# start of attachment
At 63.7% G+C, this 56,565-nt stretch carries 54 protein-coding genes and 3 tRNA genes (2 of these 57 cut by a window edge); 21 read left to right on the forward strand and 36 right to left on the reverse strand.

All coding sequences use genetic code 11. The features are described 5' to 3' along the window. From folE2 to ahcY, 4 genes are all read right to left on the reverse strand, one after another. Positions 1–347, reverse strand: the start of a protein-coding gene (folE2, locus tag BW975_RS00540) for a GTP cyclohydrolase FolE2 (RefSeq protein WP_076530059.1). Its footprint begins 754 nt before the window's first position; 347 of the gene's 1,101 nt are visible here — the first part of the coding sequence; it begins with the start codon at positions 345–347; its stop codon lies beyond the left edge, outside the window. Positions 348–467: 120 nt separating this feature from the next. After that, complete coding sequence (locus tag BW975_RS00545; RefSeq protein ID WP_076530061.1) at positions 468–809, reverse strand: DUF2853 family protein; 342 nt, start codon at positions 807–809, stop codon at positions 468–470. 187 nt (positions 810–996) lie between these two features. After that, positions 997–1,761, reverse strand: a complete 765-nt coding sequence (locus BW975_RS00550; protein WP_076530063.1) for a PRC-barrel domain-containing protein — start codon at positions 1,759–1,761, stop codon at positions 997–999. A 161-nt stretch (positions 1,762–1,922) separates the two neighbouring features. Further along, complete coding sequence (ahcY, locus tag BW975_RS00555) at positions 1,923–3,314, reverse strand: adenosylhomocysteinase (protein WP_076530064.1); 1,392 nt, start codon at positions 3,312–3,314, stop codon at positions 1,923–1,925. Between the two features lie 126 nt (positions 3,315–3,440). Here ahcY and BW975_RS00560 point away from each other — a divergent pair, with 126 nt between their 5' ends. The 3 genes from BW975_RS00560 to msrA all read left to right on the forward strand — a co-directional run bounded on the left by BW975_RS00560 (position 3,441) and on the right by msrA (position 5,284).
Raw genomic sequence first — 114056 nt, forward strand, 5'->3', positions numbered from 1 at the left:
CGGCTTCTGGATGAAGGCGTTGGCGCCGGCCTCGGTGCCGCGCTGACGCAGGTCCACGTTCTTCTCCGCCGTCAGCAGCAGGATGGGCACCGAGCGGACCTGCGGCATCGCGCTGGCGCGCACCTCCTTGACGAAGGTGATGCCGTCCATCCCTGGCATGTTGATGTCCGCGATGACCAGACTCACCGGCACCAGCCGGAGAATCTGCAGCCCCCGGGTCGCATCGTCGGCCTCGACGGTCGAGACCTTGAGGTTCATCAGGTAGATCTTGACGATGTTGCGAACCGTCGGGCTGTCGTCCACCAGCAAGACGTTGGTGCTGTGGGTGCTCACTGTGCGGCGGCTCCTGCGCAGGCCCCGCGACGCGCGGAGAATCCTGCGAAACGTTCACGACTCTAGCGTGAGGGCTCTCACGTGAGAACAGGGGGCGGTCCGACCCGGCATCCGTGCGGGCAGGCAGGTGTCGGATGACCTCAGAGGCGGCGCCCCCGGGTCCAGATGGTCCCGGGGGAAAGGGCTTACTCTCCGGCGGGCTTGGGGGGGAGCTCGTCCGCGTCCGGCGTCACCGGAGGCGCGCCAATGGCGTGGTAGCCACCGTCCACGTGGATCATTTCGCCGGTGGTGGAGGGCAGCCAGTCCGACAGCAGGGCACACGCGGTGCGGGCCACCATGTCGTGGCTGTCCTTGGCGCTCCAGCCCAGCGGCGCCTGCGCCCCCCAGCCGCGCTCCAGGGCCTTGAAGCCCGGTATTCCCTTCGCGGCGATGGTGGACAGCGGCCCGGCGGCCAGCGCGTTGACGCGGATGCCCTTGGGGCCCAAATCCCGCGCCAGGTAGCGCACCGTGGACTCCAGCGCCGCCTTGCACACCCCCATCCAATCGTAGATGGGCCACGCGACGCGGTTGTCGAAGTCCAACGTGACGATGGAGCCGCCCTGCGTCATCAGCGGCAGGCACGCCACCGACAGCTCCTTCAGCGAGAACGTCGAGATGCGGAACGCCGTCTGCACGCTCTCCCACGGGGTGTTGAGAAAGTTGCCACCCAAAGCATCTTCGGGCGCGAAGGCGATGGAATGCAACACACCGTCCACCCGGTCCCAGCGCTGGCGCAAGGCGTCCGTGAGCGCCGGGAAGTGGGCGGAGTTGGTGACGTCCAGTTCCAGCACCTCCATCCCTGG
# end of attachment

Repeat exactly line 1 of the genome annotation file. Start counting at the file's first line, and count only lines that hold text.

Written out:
At 63.7% G+C, this 56,565-nt stretch carries 54 protein-coding genes and 3 tRNA genes (2 of these 57 cut by a window edge); 21 read left to right on the forward strand and 36 right to left on the reverse strand.